Proyecto Asis
   Sky Trek Zip Lining
   Venado Caves


   Amazon Rainforest
   Chaquiñan Bicycle Trail
   La Mitad del Mundo
   Napo Wildlife Center
   Papallacta Hot Springs
   Proyecto DCR
   Yasuní National Park


   Baja California
   Frida Kahlo Museum
   Hierve el Agua
   Marietas Islands
   Mexico City
   Monte Alban
   Oaxaca City
   Puerto Angel
   Puerto Escondido
   Puerto Vallarta
   San Agustin
   San Martin Tilcajete
   Santa Fe de la Laguna
   Santa María el Tule
   Studio of Jacobo Angeles
   Teotitlán del Valle

   Dead Vlei
   Elondo Village
   Etosha Nat'l Park
   Hippo Pools Camp
   Hoba Meteorite
   Khowarib Camp
   Moose McGregor's Bakery
   Mowani Camp
   Ngepi Camp
   Nkasa Lupala
   n'Kwzi Camp
   River Dance Lodge
   Seisriem Camp
   Treesleeper Camp

   Cañón del Pato
   Cerro de Pasco
   La Oroya
   Machu Picchu
   Nuevo Jaén
   Tingo Maria
   Yungay Memorial


South Africa

   Rock of Gibraltar
   Santillana del Mar

United States National Parks
   Arches National Park, UT
   Badlands National Park, SD
   Bandelier National Monument, NM
   Bryce Canyon National Park, UT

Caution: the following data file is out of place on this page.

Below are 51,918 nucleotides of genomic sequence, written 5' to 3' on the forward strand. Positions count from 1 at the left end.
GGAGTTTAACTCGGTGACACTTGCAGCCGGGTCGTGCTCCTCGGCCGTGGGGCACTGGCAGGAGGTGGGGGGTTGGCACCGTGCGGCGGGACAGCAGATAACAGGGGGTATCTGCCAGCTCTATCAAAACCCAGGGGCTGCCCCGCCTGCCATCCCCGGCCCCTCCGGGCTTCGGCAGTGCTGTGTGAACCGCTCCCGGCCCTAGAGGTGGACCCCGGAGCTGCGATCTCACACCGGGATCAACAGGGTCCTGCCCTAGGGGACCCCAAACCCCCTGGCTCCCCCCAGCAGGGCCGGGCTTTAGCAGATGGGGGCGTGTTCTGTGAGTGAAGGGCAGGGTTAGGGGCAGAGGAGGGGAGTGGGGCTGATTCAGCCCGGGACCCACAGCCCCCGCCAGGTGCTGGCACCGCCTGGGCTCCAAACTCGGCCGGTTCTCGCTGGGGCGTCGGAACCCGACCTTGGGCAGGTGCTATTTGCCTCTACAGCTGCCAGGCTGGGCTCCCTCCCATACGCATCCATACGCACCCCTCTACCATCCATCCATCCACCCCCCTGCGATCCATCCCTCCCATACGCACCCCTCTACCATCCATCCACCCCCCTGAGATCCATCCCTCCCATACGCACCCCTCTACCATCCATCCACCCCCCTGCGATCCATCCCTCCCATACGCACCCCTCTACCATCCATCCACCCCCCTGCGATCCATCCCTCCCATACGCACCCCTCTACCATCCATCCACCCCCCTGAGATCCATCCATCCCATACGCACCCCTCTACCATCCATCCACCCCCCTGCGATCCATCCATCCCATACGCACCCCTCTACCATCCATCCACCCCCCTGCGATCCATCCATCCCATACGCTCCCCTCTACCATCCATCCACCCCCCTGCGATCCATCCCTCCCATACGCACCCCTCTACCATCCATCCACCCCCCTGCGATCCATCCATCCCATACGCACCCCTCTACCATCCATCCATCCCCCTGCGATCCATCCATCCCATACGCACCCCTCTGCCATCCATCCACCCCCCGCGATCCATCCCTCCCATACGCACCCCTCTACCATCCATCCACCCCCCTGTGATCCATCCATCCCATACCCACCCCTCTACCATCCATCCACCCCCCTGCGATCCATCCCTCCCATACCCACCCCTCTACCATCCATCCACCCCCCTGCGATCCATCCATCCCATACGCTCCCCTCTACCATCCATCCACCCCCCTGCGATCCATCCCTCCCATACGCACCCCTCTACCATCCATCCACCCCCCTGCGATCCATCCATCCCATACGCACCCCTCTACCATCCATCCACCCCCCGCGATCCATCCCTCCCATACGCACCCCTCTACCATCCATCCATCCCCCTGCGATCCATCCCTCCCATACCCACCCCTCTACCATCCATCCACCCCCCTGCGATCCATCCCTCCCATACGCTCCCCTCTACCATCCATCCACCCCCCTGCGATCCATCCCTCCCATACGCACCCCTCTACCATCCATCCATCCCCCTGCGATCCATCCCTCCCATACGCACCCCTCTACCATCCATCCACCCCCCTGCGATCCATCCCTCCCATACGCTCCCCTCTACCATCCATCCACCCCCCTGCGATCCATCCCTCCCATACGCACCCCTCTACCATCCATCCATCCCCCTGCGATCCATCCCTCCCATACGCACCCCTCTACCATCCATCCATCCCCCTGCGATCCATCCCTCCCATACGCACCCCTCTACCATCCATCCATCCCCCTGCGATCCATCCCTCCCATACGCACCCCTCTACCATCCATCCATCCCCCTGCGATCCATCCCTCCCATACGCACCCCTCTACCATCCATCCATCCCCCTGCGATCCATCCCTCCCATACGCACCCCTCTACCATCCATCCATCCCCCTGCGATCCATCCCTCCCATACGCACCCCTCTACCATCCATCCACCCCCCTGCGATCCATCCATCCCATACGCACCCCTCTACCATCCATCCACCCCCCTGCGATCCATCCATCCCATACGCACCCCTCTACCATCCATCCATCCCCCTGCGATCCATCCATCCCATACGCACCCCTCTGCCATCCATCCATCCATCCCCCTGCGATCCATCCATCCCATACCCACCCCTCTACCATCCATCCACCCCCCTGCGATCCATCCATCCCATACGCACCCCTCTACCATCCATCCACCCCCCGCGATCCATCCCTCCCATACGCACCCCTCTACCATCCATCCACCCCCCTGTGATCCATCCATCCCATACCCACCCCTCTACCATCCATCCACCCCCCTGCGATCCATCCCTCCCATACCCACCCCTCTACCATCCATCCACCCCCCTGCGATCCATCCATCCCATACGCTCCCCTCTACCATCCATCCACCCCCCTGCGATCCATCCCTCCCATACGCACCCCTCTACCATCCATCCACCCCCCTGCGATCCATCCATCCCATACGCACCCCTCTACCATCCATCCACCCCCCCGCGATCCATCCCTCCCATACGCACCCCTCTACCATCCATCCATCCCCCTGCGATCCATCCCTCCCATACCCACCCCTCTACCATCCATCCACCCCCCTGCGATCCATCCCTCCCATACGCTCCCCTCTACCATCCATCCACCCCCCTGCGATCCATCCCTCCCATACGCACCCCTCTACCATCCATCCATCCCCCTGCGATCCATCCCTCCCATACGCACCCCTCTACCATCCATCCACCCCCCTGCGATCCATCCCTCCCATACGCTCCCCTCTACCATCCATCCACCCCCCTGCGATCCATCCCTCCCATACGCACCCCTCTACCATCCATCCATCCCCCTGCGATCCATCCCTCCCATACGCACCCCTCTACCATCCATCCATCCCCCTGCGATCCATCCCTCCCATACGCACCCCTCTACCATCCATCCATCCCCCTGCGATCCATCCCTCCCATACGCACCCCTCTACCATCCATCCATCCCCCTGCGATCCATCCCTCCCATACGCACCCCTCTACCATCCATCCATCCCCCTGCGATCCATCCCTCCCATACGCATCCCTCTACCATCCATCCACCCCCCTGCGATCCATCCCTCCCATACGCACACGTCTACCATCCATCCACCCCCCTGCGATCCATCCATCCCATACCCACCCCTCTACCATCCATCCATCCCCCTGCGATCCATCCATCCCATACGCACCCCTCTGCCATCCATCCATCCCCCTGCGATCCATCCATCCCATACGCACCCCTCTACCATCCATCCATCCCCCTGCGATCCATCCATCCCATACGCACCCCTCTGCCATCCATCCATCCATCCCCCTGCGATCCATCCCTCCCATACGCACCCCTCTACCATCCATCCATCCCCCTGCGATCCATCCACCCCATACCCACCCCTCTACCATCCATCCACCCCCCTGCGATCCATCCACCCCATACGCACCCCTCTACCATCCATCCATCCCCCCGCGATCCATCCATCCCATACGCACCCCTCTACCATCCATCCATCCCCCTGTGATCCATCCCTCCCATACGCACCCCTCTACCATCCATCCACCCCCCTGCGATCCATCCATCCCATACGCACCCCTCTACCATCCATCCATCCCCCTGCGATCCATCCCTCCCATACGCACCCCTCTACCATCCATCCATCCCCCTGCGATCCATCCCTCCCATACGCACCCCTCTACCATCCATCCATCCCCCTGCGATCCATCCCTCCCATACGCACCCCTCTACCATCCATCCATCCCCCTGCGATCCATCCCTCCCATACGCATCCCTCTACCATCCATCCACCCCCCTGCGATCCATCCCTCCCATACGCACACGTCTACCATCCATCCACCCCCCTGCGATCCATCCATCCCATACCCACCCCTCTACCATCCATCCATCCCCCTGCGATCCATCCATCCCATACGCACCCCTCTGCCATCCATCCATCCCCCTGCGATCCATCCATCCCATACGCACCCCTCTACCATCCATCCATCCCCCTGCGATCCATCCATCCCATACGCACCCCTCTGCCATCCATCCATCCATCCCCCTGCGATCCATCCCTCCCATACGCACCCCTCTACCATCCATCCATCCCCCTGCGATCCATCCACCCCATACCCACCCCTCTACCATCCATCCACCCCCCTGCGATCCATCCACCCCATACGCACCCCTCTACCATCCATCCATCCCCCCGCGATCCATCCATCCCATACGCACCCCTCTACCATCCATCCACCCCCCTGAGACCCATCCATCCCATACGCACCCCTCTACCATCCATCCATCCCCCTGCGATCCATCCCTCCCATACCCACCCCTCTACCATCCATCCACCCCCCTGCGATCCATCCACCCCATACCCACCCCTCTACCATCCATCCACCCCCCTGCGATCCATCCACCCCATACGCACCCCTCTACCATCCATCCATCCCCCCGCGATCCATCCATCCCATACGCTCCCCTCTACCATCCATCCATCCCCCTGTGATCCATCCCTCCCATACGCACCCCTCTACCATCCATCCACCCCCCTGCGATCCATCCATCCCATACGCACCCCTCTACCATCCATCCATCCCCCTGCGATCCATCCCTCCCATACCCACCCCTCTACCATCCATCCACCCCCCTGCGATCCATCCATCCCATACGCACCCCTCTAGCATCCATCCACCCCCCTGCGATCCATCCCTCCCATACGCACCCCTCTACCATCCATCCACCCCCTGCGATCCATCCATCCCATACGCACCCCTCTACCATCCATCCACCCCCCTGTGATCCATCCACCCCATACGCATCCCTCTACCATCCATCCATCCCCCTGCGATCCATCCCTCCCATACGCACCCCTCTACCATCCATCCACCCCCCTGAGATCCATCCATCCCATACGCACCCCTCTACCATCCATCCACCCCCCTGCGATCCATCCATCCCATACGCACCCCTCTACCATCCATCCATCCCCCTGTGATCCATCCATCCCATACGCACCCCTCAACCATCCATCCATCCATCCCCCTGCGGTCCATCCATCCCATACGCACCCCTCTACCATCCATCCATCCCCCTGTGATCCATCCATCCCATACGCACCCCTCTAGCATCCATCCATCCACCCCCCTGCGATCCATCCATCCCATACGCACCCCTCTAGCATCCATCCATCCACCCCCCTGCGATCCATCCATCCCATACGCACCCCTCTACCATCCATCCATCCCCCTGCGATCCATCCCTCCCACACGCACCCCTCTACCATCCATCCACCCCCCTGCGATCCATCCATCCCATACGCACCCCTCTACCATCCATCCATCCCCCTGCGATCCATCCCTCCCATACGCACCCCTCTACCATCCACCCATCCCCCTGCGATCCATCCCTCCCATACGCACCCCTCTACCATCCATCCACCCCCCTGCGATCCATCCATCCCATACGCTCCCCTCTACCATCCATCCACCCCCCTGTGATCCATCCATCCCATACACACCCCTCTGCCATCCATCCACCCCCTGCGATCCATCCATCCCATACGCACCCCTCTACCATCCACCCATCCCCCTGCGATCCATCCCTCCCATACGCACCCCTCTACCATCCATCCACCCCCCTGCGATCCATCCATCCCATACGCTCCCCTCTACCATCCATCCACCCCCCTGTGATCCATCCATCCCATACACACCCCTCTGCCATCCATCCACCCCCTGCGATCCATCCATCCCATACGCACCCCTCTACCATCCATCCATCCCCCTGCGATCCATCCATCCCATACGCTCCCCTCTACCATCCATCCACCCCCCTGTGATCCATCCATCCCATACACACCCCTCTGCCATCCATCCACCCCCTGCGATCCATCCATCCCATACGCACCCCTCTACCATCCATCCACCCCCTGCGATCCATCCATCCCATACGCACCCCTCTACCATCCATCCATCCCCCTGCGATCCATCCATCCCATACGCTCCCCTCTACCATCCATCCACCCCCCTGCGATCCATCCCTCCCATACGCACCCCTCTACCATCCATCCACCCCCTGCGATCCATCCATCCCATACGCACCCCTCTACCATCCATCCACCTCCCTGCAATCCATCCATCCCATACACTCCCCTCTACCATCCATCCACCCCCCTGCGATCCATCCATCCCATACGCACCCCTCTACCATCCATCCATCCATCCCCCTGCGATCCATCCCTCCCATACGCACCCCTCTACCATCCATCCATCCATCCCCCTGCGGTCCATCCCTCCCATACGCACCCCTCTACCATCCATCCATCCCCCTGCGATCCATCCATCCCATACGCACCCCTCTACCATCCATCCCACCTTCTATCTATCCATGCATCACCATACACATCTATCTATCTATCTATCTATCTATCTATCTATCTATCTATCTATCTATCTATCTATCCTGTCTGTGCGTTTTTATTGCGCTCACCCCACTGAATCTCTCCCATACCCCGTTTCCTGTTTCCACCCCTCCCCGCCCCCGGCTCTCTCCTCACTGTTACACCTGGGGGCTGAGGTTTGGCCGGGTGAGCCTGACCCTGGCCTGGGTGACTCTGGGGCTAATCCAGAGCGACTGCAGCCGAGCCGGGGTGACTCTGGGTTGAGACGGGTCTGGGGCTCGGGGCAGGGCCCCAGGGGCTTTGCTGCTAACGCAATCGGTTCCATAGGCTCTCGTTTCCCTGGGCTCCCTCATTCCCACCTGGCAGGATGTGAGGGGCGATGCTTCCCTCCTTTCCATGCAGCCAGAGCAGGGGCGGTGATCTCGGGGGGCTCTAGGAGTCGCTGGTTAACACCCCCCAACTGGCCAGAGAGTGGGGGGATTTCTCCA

Cahokia Mounds (UNESCO site), IL
   Carlsbad Caverns National Park, NM
   Canyon de Chelly Nat'l Monument, AZ
   Cape Hatteras National Shoreline, NC
   Capitol Reef National Park, UT
   Civil Rights Memorial, AL
   Death Valley National Park, CA
   Denali National Park, AK
   Devil’s Tower National Monument, WY
   El Morro National Monument, NM
   Ford’s Theater in Washington, D.C.
   Glacier National Park, MT
   Grand Canyon National Park, AZ
   Grand Tetons National Park, WY
   Great Basin National Park, NV
   Hawaii Volcanoes National Park, HI
   Joshua Tree National Park, CA
   Kaloko-Honokohau Nat'l Hist. Park, HI
   Kasha-Katuwe Tent Rocks, NM
   King's Canyon National Park, CA
   Martin Luther King Jr. Nat'l Hist. Site, GA
   Mesa Verde National Park, CO
   Montezuma's Castle Nat'l Monument, AZ
   Monticello, VA
   Mount Rushmore National Memorial, SD
   Mt. Rainier National Park, WA
   Olympic National Park, WA
   Petrified Wood National Park, AZ
   Pinnacles National Monument, CA
   Pu'uhonua o Honaunau Nat'l Hist Pk, HI
   Pu'ukohola Heiau Nat'l Historic Site, HI
   San Antonio Missions Nat'l Hist. Park, TX
   Tuzigoot National Monument, AZ
   Walnut Canyon National Monument, AZ
   Washington Monument
   White Sands National Monument, NM
   Wrangell-St. Elias National Park, AK
   Wright Brothers National Memorial in NC
   Yellowstone National Park, WY
   Yosemite National Park, CA

United States, Cities and Places
   The Alamo, TX
   Alaska Wildlife Conservation Cntr.
   Alpine Loop in CO
   Anchorage, AK
   Antares Junction, AZ
   Arctic Circle, AK
   Barrel Oak Winery in VA
   Biloxi, MS
   Bottle Tree Farm in CA
   Calico Ghost Town, CA
   Canfield Mountain Trail System, ID
   Cape St. Vincent, NY